A correlation-based approach to modeling interferometric radar observations of the Greenland ice sheet
Stanford University, 2001 - Technology & Engineering - 330 pages
"Interferometric synthetic aperture radar (InSAR) phase observations have greatly increased our understanding of the topography and motion of ice sheets, but yield little information on the sub-surface structure, a needed description for mass-balance estimates. Inversion of a diffuse volume scatter model shows that InSAR correlation values, p, can be related to radiowave penetration depths, d, which depend on characteristics of the snow/ice volume. Application to European Research Satellite (ERS) images (VV, 5.6 cm, 23 ̊incidence angle) of the Greenland ice sheet imply C-band d of 0 m along the rocky coast, 10-20 m in the bare ice zone, and 20-35 m in the percolation zone and dry snow zone, consistent with in situ results. Moreover, volume scattering reduces the ERS critical baseline from about 1100 m to 300 m. Correlation and backscatter power (ơ0) observations can be combined for further understanding of the snow/ice volume. In particular, p and ơ0 data of 15 km-long, 50 m-high topographic undulations in the dry snow zone arc minimum on the windward side and maximum on the lee side, with 1 to 3 dB variation typical. These spatial variations in the scattering medium appear to follow from differences in snow accumulation due to prevailing winds. Assuming that snow-grains are the dominant source of backscatter, the classical independent-scatterer model is physically implausible at firn densities; a second-order dense-medium radiative transfer model also is unable to explain both the observed d and ơ0. A modified Born approach provides a better match to ơ0 and p separately, but leads to different grain size solutions for each measurement type. A buried layer model based on the incoherent addition of echoes from hoar layer interfaces, in which scattering from a single layer is derived from small-perturbation methods, reconciles the ERS ơ0 and p data, with variations in hoar layer spacing of 12-17 cm providing the needed structural fluctuations for the observed range of ơ0 and p. Translation of layer spacing into accumulation rates predicts a 40% variability in accumulation rate from the windward to lee side and, more importantly, addresses high-resolution mapping of continental accumulation rates"--Leaves iv-v.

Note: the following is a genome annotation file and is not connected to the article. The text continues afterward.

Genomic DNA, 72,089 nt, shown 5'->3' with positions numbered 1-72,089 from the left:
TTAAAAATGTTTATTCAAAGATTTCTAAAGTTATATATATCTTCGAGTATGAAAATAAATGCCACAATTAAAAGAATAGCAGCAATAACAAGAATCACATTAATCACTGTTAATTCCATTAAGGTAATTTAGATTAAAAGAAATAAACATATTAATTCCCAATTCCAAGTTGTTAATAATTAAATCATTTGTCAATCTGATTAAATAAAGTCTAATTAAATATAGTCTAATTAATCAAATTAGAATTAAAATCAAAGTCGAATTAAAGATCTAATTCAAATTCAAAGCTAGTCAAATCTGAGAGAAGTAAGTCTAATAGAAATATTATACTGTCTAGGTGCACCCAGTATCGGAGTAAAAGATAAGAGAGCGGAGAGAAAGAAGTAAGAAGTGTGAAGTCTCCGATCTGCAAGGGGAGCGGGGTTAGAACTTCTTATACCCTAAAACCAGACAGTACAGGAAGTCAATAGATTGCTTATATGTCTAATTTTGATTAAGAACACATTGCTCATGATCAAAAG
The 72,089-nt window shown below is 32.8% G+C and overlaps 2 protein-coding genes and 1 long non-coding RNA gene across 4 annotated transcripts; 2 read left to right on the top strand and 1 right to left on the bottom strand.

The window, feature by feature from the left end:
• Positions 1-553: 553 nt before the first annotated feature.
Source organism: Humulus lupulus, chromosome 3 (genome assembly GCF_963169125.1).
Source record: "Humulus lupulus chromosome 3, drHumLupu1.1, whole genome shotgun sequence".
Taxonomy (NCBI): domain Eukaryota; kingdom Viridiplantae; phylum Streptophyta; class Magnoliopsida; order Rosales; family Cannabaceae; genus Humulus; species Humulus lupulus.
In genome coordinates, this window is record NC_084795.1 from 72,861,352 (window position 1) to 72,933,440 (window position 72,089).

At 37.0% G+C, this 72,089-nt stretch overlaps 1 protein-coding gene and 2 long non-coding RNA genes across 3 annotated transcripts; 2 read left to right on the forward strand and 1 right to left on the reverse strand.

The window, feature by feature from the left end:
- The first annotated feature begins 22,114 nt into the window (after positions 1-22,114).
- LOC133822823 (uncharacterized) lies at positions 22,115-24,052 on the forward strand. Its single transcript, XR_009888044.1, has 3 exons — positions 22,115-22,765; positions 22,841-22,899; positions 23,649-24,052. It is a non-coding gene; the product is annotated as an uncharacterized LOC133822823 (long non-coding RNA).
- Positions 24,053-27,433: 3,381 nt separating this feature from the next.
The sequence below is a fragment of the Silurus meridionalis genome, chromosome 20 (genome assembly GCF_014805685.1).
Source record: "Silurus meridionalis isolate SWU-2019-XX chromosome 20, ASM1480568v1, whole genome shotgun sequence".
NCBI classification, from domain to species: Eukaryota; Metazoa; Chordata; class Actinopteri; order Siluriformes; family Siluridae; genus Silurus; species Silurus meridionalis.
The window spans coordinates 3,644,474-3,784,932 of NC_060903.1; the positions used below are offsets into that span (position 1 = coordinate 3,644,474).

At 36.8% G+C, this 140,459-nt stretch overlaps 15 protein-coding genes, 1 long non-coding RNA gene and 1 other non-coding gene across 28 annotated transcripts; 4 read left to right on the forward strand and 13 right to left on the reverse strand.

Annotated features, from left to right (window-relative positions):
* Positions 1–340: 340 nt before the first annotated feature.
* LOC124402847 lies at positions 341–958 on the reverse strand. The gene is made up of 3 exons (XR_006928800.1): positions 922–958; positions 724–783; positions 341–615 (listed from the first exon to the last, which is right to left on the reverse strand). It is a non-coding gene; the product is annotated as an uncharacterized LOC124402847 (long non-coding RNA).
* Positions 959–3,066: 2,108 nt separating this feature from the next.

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Remote Sensing of Ice Sheets
SAR and InSAR
5 other sections not shown
accumulation rates antenna assume average azimuth backscatter power image C-band calculate coast correlation coefficient correlation data correlation images decrease derived discussed in Chap discussed in Sec DMRT model dry snow zone ERS data Figure function geometry Greenland firn Greenland ice sheet ice pipes ice stream impulse response incidence angle increases InSAR InSAR data interfaces interferograms interferometric phase Jezek Joughin Kaiser window mass balance Matzler measured meters microwave noise number of looks parameters penetration depth percolation zone permittivity perpendicular baseline pixel plot polar firn power and correlation radar cross section radiowave region remote sensing resolution cell resolution element return echo return power rocky Rott Ryder Glacier SAR image SAR observations satellite scattering coefficient scattering medium scattering models shown in Fig signal snow grain spatial correlation spatial frequency surface scatter temporal baseline temporal decorrelation terrain thermal topography variations vertical volume correlation volume scatter wavelength Zebker